Figure 12.4.6 geometrically portrays how the single-element pattern and array pattern multiply to provide the radiation pattern. With the elements a half-wavelength apart and driven in phase, electromagnetic waves arrive in phase at points along the y axis and reinforce. There is no radiation in the x directions, because a wave initiated by one element arrives out of phase with the wave being initiated by that second element. As a result, the waves reinforce along the y axis, the "broadside" direction, while they cancel along the x axis.

floating figure GIF #12.4.6
Figure 12.4.6 Radiation pattern of dipoles in phase, half-wave spaced, is product of pattern for individual elements multiplied by the array factor.

Dipoles in End-Fire Array

With quarter-wave spacing and driven 90 degrees out of phase,

equation GIF #12.73

the magnitude of the array factor follows from (15) as

equation GIF #12.74

The radiation pattern follows from (16) and (21).

equation GIF #12.75

Shown graphically in Fig. 12.4.7, the pattern is now in the -x direction. Waves initiated in the -x direction by the element at x = a arrive in phase with those originating from the second element. Thus, the wave being initiated by that second element in the -x direction is reinforced. By contrast, the wave initiated in the +x direction by the element at x = 0 arrives 180 degrees out of phase with the wave being initiated in the +x direction by the other element. Thus, radiation in the +x direction cancels, and the array is unidirectional.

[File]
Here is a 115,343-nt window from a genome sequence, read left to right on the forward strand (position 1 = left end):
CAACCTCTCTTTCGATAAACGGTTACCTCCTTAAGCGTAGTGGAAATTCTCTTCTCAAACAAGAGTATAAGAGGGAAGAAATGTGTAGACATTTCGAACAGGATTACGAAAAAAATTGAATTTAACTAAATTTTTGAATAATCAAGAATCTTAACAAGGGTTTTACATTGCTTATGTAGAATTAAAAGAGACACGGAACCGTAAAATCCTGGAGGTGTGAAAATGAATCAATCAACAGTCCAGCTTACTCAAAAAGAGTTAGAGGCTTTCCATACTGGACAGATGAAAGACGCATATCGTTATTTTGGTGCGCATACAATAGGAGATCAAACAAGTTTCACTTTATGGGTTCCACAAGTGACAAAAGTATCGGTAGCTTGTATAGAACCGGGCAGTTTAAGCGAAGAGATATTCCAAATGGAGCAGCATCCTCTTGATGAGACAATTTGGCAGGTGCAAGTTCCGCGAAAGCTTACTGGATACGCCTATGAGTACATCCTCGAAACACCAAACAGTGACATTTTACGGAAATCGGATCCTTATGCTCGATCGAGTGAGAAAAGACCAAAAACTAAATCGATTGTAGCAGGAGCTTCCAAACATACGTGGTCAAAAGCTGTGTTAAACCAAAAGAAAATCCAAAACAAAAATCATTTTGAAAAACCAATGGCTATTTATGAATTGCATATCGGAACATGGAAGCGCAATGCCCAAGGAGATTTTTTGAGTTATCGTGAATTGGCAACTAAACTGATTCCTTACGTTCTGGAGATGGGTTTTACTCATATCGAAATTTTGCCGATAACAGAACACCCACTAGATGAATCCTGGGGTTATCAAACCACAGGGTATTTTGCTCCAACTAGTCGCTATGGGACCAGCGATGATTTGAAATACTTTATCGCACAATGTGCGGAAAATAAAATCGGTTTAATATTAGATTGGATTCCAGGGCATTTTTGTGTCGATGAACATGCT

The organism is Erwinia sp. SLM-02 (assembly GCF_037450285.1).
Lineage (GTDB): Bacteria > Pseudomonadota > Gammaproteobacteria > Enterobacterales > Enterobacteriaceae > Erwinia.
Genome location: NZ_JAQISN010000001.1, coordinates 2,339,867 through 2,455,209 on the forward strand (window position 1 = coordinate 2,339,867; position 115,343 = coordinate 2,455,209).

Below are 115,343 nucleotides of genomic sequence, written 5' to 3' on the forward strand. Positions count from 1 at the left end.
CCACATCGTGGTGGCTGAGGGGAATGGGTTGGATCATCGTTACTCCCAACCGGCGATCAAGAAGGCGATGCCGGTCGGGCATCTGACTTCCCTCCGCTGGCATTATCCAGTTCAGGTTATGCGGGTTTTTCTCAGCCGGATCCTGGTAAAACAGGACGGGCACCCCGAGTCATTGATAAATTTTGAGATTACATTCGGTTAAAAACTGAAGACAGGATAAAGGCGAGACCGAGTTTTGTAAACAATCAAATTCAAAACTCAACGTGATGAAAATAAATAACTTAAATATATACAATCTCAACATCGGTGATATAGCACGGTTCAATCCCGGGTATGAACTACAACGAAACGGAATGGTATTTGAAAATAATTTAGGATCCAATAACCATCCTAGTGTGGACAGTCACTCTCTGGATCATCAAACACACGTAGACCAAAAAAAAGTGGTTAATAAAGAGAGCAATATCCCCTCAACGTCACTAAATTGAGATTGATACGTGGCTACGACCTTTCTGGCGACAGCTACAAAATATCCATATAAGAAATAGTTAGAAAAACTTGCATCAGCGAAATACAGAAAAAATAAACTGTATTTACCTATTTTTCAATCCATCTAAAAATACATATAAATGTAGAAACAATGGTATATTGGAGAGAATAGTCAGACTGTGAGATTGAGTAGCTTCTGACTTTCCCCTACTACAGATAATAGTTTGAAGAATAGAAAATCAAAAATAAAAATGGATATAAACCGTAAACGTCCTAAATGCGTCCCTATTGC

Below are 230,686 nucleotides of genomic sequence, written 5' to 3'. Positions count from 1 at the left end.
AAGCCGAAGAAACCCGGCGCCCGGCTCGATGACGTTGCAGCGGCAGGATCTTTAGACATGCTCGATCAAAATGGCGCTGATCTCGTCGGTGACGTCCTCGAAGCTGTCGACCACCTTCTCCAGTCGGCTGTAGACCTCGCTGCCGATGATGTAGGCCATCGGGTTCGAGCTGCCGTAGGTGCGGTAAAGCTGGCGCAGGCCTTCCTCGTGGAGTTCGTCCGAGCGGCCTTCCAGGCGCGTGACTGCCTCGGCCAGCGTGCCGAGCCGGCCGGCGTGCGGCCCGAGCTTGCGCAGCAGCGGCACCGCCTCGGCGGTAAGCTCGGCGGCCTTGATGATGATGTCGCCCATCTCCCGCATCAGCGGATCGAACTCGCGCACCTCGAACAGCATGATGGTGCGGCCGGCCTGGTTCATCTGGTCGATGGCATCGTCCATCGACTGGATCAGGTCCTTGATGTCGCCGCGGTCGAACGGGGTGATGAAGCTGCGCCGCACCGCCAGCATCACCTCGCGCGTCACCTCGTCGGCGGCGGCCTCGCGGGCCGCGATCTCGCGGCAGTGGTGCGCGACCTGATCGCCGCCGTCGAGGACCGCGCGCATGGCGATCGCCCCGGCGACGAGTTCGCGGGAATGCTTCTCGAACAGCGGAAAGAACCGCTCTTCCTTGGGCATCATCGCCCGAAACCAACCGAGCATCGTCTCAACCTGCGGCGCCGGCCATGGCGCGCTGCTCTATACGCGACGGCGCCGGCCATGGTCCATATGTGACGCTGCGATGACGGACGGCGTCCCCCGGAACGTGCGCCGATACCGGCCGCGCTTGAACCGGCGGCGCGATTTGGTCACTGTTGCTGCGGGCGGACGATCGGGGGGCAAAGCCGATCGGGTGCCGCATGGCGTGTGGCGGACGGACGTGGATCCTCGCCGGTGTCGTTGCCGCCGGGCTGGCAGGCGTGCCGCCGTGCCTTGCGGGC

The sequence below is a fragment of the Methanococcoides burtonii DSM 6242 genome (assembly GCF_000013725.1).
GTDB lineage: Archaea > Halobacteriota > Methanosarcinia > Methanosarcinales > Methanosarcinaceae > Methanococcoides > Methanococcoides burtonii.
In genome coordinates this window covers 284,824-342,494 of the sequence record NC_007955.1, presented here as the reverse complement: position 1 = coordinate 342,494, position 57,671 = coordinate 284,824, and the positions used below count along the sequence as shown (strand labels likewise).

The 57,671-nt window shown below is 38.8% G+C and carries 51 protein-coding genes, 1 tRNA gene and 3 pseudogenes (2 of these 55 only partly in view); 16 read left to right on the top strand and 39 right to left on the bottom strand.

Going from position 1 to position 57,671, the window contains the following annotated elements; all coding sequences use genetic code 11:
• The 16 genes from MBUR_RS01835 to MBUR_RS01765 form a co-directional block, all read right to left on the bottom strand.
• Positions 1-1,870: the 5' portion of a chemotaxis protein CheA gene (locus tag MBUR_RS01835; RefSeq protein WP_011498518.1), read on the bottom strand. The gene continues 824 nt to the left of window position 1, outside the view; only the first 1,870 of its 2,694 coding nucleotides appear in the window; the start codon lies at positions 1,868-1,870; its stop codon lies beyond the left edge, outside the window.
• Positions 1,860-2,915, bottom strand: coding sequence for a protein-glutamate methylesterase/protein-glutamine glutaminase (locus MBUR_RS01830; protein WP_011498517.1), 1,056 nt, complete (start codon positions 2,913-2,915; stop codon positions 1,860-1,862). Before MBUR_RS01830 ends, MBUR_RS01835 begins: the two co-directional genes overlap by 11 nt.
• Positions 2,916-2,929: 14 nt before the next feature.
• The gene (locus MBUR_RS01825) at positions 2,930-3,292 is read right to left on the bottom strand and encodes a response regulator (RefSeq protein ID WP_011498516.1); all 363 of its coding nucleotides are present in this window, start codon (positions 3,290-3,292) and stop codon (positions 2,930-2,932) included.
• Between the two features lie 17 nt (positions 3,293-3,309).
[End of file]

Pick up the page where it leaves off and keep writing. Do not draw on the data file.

floating figure GIF #12.4.7
Figure 12.4.7 Radiation pattern for dipoles quarter-wave spaced, 90 degrees out of phase.

Finite Dipoles in End-Fire Array

Finally, consider a pair of finite length elements, each having a length l, as in Fig. 12.4.3. The pattern for the individual elements is given by (8). With the elements spaced as in Fig. 12.4.5, with a = /4 and driven 90 degrees out of phase, the magnitude of the array factor is given by (21). Thus, the amplitude of the radiation pattern is